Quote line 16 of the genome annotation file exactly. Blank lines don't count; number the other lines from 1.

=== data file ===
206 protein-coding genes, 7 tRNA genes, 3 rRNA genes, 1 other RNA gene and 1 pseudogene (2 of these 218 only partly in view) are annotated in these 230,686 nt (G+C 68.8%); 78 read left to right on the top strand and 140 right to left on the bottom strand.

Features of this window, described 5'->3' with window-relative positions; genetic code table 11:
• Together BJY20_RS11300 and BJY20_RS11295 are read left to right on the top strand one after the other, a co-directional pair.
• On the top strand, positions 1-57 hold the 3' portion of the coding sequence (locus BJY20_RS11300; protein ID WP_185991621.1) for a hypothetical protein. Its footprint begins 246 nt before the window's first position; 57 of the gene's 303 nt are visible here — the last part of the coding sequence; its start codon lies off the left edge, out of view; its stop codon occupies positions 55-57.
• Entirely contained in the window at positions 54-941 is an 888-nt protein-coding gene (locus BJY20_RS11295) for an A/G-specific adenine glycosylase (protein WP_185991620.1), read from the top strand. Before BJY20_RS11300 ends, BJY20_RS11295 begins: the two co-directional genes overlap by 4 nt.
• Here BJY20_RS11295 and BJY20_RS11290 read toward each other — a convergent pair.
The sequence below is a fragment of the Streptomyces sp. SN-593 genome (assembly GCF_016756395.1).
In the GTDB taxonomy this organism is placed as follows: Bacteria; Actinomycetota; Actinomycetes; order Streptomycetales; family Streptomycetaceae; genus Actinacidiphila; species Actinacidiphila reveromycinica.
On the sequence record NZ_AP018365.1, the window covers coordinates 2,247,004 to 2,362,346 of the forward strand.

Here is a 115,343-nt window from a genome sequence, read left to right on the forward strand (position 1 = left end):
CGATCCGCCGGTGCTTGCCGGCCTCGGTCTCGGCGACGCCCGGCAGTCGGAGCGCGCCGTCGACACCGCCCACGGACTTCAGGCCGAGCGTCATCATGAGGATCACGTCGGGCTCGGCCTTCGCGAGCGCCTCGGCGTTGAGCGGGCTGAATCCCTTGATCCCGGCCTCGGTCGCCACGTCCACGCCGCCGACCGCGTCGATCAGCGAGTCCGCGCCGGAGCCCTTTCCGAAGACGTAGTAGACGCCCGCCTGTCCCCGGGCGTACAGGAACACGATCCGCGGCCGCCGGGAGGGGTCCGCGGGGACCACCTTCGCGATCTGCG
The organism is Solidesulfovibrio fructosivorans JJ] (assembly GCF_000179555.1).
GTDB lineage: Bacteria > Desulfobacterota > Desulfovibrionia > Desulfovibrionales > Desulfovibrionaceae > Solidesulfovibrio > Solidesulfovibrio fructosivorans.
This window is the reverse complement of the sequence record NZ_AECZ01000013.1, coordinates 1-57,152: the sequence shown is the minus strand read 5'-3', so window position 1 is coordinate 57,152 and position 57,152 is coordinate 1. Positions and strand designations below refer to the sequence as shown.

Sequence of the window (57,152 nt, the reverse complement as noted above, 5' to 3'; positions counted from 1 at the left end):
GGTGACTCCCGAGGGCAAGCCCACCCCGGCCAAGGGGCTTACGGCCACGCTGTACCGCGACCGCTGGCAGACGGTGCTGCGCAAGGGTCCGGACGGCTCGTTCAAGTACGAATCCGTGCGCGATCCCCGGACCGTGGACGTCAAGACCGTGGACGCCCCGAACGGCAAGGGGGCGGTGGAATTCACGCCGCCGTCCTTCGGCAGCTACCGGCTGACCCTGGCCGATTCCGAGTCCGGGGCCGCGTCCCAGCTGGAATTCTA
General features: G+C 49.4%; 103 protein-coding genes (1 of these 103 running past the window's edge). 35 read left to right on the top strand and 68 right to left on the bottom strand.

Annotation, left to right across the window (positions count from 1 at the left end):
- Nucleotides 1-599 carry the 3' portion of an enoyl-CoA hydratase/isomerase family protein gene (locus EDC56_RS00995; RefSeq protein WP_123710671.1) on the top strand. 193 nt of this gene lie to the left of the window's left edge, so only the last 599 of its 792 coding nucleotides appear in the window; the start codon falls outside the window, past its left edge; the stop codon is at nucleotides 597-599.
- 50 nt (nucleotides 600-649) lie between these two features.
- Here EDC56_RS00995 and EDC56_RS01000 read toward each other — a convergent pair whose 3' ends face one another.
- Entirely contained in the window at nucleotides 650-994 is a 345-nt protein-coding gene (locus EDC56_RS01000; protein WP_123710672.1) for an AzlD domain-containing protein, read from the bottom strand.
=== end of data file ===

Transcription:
GGTGACTCCCGAGGGCAAGCCCACCCCGGCCAAGGGGCTTACGGCCACGCTGTACCGCGACCGCTGGCAGACGGTGCTGCGCAAGGGTCCGGACGGCTCGTTCAAGTACGAATCCGTGCGCGATCCCCGGACCGTGGACGTCAAGACCGTGGACGCCCCGAACGGCAAGGGGGCGGTGGAATTCACGCCGCCGTCCTTCGGCAGCTACCGGCTGACCCTGGCCGATTCCGAGTCCGGGGCCGCGTCCCAGCTGGAATTCTA